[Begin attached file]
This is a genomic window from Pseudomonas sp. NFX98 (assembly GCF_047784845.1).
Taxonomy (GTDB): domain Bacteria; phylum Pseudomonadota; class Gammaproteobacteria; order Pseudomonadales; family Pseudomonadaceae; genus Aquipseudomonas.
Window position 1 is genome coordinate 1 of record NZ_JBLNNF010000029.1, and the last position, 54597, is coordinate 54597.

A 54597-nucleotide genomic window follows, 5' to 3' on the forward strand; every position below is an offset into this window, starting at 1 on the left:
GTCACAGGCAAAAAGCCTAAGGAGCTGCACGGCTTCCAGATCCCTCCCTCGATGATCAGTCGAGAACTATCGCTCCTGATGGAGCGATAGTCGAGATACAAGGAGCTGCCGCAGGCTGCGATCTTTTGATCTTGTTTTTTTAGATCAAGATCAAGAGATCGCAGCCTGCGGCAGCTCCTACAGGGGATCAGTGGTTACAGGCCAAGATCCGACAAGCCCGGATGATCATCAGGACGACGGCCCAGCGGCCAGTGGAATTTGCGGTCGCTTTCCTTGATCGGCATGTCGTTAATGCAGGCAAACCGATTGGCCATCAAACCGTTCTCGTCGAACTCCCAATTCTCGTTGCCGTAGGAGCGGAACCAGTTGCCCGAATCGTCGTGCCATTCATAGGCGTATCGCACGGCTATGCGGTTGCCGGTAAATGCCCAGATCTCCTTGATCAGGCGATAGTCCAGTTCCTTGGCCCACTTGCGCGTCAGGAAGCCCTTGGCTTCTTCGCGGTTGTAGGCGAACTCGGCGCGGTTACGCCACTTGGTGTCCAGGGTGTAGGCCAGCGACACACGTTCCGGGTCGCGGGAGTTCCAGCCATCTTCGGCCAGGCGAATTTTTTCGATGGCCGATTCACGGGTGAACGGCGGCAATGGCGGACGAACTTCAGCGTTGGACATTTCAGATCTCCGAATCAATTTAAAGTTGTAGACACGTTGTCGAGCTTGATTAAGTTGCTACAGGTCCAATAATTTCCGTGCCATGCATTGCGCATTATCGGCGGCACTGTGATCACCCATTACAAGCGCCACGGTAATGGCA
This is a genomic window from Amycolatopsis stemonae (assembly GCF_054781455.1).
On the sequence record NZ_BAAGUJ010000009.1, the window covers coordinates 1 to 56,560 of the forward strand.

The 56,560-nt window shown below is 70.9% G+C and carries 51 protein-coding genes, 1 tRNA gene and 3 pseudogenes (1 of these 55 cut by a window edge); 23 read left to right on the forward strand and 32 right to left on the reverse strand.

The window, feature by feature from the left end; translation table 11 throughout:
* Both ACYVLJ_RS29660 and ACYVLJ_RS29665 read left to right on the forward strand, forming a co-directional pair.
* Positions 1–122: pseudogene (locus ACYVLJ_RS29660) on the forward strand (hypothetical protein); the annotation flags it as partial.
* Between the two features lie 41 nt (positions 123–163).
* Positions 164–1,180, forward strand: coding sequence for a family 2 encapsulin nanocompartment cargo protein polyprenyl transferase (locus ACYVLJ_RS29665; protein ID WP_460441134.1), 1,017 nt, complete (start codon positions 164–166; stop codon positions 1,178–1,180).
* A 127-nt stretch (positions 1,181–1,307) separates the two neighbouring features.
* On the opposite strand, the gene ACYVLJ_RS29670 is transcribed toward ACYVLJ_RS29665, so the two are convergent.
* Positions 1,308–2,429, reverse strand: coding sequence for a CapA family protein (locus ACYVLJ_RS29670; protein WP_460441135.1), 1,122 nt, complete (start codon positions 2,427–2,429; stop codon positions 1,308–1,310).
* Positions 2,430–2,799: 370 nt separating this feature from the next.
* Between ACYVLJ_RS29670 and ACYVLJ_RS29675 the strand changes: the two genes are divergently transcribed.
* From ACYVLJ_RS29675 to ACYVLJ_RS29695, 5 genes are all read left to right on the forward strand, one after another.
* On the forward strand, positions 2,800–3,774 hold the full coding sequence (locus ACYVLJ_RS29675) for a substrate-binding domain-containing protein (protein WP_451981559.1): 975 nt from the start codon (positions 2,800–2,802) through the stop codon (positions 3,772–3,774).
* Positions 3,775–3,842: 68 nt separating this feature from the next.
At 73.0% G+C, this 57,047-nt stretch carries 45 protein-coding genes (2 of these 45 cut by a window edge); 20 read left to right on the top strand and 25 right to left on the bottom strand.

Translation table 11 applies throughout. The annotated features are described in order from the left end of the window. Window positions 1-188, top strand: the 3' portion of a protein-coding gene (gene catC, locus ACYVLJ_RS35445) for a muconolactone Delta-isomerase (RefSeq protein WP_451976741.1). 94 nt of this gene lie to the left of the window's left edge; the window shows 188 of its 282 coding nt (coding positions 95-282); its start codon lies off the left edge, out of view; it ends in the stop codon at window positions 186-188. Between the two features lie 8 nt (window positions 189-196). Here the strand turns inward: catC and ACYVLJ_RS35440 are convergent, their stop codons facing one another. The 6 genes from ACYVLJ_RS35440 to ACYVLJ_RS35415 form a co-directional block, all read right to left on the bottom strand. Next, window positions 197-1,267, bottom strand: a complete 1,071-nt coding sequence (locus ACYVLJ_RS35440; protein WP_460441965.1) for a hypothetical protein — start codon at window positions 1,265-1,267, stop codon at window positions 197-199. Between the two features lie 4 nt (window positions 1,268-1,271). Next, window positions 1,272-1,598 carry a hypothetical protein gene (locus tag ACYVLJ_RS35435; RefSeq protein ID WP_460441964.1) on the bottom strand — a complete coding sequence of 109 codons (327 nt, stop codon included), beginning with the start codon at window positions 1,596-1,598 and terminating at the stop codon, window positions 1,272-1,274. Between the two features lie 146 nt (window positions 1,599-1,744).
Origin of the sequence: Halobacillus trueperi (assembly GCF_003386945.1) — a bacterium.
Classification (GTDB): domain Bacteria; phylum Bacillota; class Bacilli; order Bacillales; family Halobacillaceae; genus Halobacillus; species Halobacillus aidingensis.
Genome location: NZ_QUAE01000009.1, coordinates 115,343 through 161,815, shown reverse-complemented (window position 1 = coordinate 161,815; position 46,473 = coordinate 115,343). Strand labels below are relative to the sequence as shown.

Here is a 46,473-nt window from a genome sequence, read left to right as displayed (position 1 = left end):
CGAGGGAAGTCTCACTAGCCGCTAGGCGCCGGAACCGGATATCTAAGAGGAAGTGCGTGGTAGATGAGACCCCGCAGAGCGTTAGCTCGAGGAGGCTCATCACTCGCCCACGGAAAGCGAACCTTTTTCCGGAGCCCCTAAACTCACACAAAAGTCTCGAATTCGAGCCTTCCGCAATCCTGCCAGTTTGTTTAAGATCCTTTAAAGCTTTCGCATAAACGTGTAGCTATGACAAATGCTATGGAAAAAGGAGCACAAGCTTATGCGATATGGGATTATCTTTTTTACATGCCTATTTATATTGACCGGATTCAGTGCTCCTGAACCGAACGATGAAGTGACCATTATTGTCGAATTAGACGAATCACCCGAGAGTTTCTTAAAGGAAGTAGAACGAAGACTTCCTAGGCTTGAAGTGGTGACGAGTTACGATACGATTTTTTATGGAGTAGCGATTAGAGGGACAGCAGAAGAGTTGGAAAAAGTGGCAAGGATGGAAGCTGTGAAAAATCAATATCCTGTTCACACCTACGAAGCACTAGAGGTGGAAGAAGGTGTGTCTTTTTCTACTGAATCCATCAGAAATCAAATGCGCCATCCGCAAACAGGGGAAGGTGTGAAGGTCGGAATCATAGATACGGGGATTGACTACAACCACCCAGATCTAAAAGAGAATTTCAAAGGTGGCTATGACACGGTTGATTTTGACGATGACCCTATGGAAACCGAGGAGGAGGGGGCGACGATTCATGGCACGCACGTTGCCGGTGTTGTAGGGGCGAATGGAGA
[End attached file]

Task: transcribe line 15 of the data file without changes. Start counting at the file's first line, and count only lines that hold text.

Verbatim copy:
* On the opposite strand, the gene ACYVLJ_RS29670 is transcribed toward ACYVLJ_RS29665, so the two are convergent.